by Steven Ertelt
August 30, 2005
Salt Lake City, UT (LifeNews.com) — On the heels of a national furor over a biased study conducted by abortion advocates over whether unborn children feel pain during latter stages of pregnancy, a Utah lawmaker is proposing a bill to tell women about the pain babies feel during an abortion.
Rep. Paul Ray, a Republican from Clearfield, says the measure would require abortion practitioners to tell women that unborn children, after 20 weeks of pregnancy, can feel the pain of an abortion.
Ray hopes the bill will convince some women to reconsider having an abortion.
"I hope the mother would think about it,” said Ray, a banker. "There’s so many families who want children, who would love to adopt.”
According to the state health department, 18 Utah women had abortions after 20 weeks in 2003.
Earlier this month, the Journal of the American Medical Association came under fire for publishing a study claiming unborn children don’t have the capacity to feel pain until nearly 30 weeks into pregnancy.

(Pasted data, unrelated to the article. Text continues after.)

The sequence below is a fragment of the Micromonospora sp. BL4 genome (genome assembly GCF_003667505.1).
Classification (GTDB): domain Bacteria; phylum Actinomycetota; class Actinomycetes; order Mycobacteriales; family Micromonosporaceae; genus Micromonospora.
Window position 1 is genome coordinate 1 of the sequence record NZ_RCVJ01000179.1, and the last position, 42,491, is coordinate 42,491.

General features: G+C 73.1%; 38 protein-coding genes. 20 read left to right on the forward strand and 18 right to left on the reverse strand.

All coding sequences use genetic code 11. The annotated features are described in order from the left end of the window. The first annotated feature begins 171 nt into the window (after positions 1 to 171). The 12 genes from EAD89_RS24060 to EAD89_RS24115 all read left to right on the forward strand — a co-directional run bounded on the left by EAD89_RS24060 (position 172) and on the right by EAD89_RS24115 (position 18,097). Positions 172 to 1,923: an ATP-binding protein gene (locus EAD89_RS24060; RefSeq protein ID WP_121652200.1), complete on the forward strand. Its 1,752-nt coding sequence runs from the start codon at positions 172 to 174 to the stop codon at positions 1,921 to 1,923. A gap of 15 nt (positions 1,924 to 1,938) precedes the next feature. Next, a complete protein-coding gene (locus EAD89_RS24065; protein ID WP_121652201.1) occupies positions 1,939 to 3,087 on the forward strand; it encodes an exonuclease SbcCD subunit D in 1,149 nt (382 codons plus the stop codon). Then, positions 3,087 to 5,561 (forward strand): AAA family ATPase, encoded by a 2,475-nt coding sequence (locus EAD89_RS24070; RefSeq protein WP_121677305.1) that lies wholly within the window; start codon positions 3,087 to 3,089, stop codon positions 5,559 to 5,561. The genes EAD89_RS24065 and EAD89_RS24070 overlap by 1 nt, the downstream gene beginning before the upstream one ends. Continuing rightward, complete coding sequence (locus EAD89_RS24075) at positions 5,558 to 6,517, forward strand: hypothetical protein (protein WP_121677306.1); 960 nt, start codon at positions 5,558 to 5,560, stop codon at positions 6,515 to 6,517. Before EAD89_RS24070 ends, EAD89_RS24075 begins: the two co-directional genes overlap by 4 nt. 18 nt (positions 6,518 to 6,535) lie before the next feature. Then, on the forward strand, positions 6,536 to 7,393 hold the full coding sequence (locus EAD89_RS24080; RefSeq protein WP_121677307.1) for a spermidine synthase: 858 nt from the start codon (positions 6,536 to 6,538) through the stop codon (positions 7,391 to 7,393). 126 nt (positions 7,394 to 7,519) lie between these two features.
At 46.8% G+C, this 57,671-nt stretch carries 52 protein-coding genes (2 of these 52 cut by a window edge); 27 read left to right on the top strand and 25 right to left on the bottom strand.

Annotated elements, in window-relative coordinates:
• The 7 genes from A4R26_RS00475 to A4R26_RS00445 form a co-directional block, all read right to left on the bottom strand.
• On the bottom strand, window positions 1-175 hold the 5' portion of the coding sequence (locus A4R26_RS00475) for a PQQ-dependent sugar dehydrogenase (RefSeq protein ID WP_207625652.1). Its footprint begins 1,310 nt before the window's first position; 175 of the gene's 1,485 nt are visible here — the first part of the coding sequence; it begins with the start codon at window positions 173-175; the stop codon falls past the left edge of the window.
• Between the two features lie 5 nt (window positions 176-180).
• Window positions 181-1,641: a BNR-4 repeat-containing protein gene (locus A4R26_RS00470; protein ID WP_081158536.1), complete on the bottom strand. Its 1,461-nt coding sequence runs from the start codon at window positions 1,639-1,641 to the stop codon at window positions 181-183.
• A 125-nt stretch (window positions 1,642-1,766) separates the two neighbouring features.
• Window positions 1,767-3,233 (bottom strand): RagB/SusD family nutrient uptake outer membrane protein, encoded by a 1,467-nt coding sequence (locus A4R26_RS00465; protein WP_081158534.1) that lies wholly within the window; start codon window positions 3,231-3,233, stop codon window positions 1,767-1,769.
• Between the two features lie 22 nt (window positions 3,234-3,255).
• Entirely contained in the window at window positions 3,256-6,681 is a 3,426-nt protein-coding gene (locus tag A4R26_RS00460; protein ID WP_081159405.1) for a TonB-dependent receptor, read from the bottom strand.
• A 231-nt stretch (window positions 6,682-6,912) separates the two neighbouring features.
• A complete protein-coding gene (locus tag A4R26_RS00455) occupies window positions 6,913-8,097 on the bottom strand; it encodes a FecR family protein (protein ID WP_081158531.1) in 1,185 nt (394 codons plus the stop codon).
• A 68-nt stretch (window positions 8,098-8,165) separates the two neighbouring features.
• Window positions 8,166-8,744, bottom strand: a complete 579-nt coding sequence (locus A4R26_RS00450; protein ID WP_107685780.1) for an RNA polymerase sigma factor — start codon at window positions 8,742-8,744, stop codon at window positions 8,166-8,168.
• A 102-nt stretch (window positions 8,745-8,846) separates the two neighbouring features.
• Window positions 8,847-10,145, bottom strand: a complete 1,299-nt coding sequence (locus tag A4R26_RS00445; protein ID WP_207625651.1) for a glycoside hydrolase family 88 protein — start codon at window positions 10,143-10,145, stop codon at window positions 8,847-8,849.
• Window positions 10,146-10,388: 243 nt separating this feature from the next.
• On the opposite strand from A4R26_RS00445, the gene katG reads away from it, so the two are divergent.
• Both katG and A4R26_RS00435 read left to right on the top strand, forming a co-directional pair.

The JAMA article did not mention the lead author of the report is a medical student who former worked for pro-abortion stalwarts NARAL as an attorney. It also failed to mention another author runs an abortion facility at a San Francisco hospital.
Experts in fetal pain dispute the contested study’s findings.
Neurologist Dr. Paul Ranalli of the University of Toronto says the 20-30 week child in the womb may even feel more pain than an adult. He adds that the "pain impulse connections in the spinal cord link up and reach the thalamus (the brain’s reception center): at 7-20 weeks."
Ray says he based his legislation on a bill the Minnesota state legislature approved last year, making it just the second state to inform women of a baby’s pain during an abortion. Arkansas was the first state to approve such a bill.
Planned Parenthood CEO Karrie Galloway told the Associated Press the measure was just a political front for the 2006 elections.
"They’re going to take a vote on another abortion bill that has very little meaning in the state of Utah so they can have a political notch in their belts," she claimed.